“Everything should be made as simple as possible, but not simpler.”
“It has become appallingly obvious that our technology has exceeded our humanity.”
“Any intelligent fool can make things bigger and more complex…
It takes a touch of genius — and a lot of courage to move in the opposite direction.”
On whom other than Albert Einstein could we rely on to point out the dangers of the complex? It is apparent from his theories and statements that he was capable of conceptualizing great complexity and capable of seeing that it was not always necessary or desirable. Since the beginning of the Industrial Revolution, technology has touched every aspect of our lives. Technology has had such a profound impact on us, even our relationships show its effects, including those in the workplace. These days, employers are often likely to make human resource management more complicated because they can even when it is not necessary.
It’s Not Rocket Science, Even if We’ve Made it Seem That Way
SHRM*, ASTD*, AMA* and NHRA* are just part of the alphabet soup of organizations providing research and education for and about human resources. Gallup, Modern Survey and Quantum Workplace are just a few of the other organizations that are gathering data and attempting to interpret the dynamics of the workplace. Employers have a great deal of information readily available to them. The process of finding, choosing and managing employees has become more professional, technical and litigious. Recruiters now have software and testing tools that help them choose the best candidate. Managers have 360˚ assessments with which to evaluate employees’ performance. Companies are able to collect metrics that will allow them to determine their effectiveness with employees, customers and shareholders. Still, employee engagement is high for only a third of employees in the workplace.
Technological advances in applicant screening and tracking have changed being a good judge of character and hiring the best candidate from an art to a science. Once upon a time, the term “chemistry” referred to a subjective aspect of a relationship. Now we measure chemistry using percentiles for comparison and keywords to make a match. Much like finding a life-mate, hiring the next employee has moved online. Applicants can find advice on how to write a resume that gets past resume screening software making the process reminiscent of someone using a radar detector to get past a speed trap. The hiring process seems driven by one-upmanship where applicants try to get into the interview pile while HR works on determining whom to screen out.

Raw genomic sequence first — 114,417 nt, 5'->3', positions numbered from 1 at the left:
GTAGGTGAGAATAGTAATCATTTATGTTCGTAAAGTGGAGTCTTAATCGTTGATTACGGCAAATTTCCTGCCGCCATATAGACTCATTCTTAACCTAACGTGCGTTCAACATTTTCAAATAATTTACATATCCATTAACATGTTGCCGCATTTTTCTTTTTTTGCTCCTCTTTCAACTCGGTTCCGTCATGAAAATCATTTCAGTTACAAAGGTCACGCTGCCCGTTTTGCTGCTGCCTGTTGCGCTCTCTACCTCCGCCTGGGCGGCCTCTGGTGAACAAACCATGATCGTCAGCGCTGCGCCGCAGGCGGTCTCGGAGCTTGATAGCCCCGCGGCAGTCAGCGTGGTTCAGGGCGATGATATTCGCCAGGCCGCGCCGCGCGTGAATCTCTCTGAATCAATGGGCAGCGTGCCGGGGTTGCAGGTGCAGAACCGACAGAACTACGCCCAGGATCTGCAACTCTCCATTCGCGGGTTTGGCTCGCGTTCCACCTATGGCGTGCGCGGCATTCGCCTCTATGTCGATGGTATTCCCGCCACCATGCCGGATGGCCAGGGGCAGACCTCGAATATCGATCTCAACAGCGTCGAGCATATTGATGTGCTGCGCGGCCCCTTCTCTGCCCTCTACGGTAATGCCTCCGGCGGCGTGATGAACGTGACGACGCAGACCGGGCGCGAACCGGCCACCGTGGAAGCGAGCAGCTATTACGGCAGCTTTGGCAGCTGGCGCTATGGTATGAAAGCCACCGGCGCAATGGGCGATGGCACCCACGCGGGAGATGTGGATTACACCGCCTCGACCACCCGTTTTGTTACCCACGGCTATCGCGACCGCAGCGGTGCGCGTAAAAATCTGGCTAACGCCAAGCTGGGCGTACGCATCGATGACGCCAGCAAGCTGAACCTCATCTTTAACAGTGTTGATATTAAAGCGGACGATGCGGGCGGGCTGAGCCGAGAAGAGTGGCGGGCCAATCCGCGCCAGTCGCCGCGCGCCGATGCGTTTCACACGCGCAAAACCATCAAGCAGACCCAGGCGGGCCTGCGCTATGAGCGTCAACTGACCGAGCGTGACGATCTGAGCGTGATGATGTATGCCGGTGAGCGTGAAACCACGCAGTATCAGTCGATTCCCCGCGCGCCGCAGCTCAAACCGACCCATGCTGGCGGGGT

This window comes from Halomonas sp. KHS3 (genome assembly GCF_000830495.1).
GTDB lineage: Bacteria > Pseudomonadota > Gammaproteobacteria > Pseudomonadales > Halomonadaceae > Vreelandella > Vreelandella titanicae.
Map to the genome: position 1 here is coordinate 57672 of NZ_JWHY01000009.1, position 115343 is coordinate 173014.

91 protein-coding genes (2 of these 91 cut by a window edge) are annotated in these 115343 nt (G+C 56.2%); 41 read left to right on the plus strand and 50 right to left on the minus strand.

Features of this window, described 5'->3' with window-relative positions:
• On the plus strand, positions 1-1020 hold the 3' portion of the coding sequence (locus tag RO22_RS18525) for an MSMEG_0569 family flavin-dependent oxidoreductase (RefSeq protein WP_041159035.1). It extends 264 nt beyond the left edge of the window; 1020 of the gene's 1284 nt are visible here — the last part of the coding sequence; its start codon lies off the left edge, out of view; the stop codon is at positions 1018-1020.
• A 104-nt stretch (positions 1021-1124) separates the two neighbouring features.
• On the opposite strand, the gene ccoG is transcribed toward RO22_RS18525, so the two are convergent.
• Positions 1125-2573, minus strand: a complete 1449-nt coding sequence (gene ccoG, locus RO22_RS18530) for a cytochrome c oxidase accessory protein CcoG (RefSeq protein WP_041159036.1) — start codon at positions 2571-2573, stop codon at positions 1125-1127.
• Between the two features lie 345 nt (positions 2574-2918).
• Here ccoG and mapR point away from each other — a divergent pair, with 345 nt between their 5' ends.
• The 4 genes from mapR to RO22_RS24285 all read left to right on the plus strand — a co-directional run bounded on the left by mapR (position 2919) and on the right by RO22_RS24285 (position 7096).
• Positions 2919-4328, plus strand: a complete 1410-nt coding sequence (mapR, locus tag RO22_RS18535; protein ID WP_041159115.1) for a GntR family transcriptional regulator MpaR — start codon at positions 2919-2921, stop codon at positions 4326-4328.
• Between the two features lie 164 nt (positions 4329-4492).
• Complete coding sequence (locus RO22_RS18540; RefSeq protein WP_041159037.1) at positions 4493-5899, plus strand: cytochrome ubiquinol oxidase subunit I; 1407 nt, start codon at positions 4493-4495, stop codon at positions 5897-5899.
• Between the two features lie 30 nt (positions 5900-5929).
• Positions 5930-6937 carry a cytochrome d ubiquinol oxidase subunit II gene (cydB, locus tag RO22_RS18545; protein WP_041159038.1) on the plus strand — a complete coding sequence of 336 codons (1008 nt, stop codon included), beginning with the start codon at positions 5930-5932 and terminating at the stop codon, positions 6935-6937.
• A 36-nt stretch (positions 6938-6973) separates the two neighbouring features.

Employees Are People Too
Has human resource management become more about the technology and the process than about the people? Have recruiters, often faced with stacks of 100 resumes or more, made finding the best candidate the priority or has their focus moved to how to eliminate the ninety-nine others? Have email and texting made communication more efficient or just more impersonal by eliminating the need or tendency to connect, confront or congratulate someone in person. It is quite possible that all the data and the technology have moved employers’ attention away from where it should be, on the people that work for them. At what point do we stop focusing on the technology and data and refocus on the people we interview, hire, orient, train, manage, evaluate and terminate every day?
There is nothing wrong with technology. In many instances, our lives have improved because of its steady progress. However, we do not need to look far to see how it may have led us astray at times. We tend to employ our technology whenever we can. Coincidentally (or not), we communicate more often while doing so more impersonally with a text or an email. At other times, there is no communication and people resort to filling in the blanks with guesses and rumors. Is it any wonder that the majority of employees are less than fully engaged and job applicants complain about the interview process being “cold”? Perhaps the way to get more employees more engaged and to make job candidates feel welcome is to connect with them.
Why Not Make it Personal?
The days when people held one job for all, or most, of their working life are gone. The average person will change jobs between ten and fifteen times in their career. Why bother connecting with your employees or coworkers? Because… it makes a difference. Whether you watch Undercover Boss or personally talk to a leader who has chosen to get out of their office and make it personal, you will hear how their choice has changed their leadership style. Talk to the employees with whom those leaders have connected and you will hear how much the contact has meant to them.
Close your laptop; shut off your cell phone and get out from behind your desk. Take a walk through the office or plant and converse with the people that work with and for you…regularly. Get to know them and learn about their families. Ask them what is working in their divisions and departments and what is not. Take some time to see your workplace through their eyes and you will learn a great deal about how to make your company better. Think of it as grass roots data collection. New employees and job candidates deserve personal attention too. No need to wait until they are hired and disengaged, connect early and often. Make it personal, take it personal and keep it that way.
Here to serve,
*(Society of Human Resource Management, Association of Testing and Development, American Management Association, National Human Resources Association)
Next month: You Reap What You Sow